History of Espoo

Espoo has been a city since 1972. However, the region has been inhabited already for some 8000 years. Archaeologists have discovered plenty of evidence of Stone Age settlements in Espoo, for example in Nuuksio and Perinki.

Medieval Espoo consisted of numerous villages. The locals built a stone church in about 1490. Gustav Vasa, king Gustav I of Sweden, ordered a royal demesne (a king’s manor) to be founded in Espoo in 1556. The construction of the Suomenlinna fortress from the mid-1700s onwards also brought people and businesses to Espoo. Espoo also benefited when Helsinki became the capital city of what was then the Grand Duchy of Finland. Several public officials working in the new capital city purchased manors in Espoo. As the city grew, new opportunities emerged for people and companies.

When Finland gained its independence, Espoo was still a rural parish, but its population started to increase rapidly in the late 1940s, after the war, and this trend still continues. Today, Espoo is the second-largest city in Finland.

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Prehistoric times

Medieval Espoo, a scattering of villages

The birth of the Espoo parish and the royal demesne of Espoo

Espoo of large estates during the period of Swedish rule

Espoo in the Grand Duchy of Finland

Onset of industrialisation

Espoo grows into a city

Prehistoric times

First humans settled in the area of present-day Espoo in the Stone Age some 8000 years ago. They mostly lived in Nuuksio in Northern Espoo, around the lakes Pitkäjärvi, Bodomjärvi and Loojärvi. Southern Espoo was still mostly covered by sea.

Stone-age humans often chose to live on shores and slopes facing south, as in such places rocks sheltered them from cold winds. Closeness to water made living and hunting easier. People led a nomadic lifestyle that depended on the seasons, following game animals and never staying in one place throughout the year. Important game animals included seal, bear, elk and fowl. Fishing was also important.

Only few settlements dating back to the Bronze Age (1500–500 BCE) have been discovered in Espoo, but more than 70 burial cairns (mounds of stones) from the period have been discovered. These are mostly located in Southern Espoo which was an archipelago at that time.

Iron working was introduced to Finland around 500 BCE. This gave people access to a material that was stronger and more versatile than those used before. Iron working skills made it possible to make tools from ore found in domestic bogs and lakes. In the early Iron Age, iron items were still few and far between. Around the same time, the climate grew colder and broadleaved trees gave way to spruce forests.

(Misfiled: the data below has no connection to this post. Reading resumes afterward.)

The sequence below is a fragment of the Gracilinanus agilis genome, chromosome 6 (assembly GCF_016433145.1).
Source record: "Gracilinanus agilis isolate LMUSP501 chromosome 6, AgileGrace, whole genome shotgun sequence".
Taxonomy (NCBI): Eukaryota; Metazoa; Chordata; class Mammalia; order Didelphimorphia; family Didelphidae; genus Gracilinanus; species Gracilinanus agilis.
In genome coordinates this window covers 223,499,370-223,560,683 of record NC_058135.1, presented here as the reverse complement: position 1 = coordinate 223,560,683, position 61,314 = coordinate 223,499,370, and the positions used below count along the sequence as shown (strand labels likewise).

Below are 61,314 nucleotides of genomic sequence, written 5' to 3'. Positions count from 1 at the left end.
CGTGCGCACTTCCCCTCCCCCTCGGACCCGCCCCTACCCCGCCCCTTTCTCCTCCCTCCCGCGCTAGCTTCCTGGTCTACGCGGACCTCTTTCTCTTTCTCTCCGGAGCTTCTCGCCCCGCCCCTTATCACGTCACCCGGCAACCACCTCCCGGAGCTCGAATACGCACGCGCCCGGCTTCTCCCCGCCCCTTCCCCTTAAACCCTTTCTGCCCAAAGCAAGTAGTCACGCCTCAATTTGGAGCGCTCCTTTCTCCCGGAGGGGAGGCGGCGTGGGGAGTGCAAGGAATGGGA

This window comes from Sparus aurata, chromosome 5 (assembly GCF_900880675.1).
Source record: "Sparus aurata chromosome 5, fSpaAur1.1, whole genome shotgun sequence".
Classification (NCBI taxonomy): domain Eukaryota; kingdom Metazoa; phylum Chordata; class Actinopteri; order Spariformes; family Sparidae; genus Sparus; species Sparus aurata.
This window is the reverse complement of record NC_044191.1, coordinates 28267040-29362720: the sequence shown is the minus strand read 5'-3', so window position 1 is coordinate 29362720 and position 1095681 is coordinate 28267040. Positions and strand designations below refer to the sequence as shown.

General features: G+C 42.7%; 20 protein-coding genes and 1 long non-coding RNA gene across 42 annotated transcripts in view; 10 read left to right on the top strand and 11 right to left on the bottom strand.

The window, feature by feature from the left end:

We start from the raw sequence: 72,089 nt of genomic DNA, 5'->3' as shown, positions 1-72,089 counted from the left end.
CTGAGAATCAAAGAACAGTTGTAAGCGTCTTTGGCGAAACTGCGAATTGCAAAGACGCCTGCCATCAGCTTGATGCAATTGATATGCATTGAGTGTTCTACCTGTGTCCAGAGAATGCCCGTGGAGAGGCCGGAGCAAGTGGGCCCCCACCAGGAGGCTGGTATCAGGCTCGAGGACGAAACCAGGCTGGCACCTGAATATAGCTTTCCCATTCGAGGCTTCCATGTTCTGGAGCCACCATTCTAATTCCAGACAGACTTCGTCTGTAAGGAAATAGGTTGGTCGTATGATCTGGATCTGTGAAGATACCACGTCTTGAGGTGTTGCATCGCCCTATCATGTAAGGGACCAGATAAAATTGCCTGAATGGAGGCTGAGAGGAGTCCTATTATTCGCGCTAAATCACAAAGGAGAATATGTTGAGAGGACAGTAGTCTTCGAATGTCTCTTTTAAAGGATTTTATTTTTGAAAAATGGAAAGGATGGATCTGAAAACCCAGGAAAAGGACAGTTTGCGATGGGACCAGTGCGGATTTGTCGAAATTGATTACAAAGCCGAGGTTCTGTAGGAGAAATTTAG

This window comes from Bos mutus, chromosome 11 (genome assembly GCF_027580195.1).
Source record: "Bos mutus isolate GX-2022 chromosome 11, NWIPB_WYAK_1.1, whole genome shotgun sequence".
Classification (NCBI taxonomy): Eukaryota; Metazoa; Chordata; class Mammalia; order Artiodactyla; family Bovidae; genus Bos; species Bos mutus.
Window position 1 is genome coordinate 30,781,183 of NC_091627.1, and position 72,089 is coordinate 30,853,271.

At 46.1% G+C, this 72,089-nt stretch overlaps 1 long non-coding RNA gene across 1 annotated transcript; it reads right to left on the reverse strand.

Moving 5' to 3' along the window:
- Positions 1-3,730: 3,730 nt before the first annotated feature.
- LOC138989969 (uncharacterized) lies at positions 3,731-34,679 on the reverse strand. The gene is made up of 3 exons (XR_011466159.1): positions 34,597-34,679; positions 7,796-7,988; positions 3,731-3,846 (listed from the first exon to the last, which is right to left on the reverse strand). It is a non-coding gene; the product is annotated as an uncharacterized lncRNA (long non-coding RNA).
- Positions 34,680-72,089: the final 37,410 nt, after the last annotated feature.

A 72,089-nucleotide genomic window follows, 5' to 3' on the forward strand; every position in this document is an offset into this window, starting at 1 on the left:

Only two Iron Age discoveries have been made in Espoo: a pile of rocks in Taavinkylä that for example contained two bronze neck rings, and the Frideborg hoard in Mäkkylä. The latter dates back to the Pre-Roman Iron Age or possibly the older Roman Iron Age (500 BCE–200 CE).

Medieval Espoo, a scattering of villages

Swedish settlers had arrived on the shores of the Uusimaa region by the early 13th century at the latest. It is likely that some Finns were already living in Espoo before people migrated there from Sweden. Pollen analyses indicate that people were already practising agriculture in Espoo at the end of the Viking Age in the 11th century.

The village of Espaby or Espoby – which later became the seat of a royal demesne – is probably the oldest Swedish village in Espoo. It is possible that Espoo has inherited its name from this village. The name may refer to aspens that grew on the nearby riverbank (the Swedish word for the tree is ‘äspe’).

Some 70 village communities are known to have existed in medieval Espoo. The most famous is the village of Mankby by the Mankinjoki river. Archaeological studies have revealed it to be an exceptionally well-preserved village community. Its value is increased by the systematic, methodical archaeological research conducted on the site in 2007–2013. Some 25 medieval building foundations discernible above ground, several village roads and ancient fields have been documented there

Mankyn keskiaikainen kylä

Life in Mankby in the late medieval period. Miniature. Photo: Matti Huuhka. Espoo City Museum.

The birth of the Espoo parish and the royal demesne of Espoo

Originally a chapel parish of Kirkkonummi, Espoo became an independent parish already in the 15th century. The oldest written reference to Espoo dates back to 1431.

The medieval church in Espoo was built in the late 1480s upon the local peasants’ initiative. When the church was built, the villages in what is now eastern Espoo belonged to the Helsinki parish. These villages officially joined the Espoo parish and the castle province of Raseborg by the 1670s at the latest.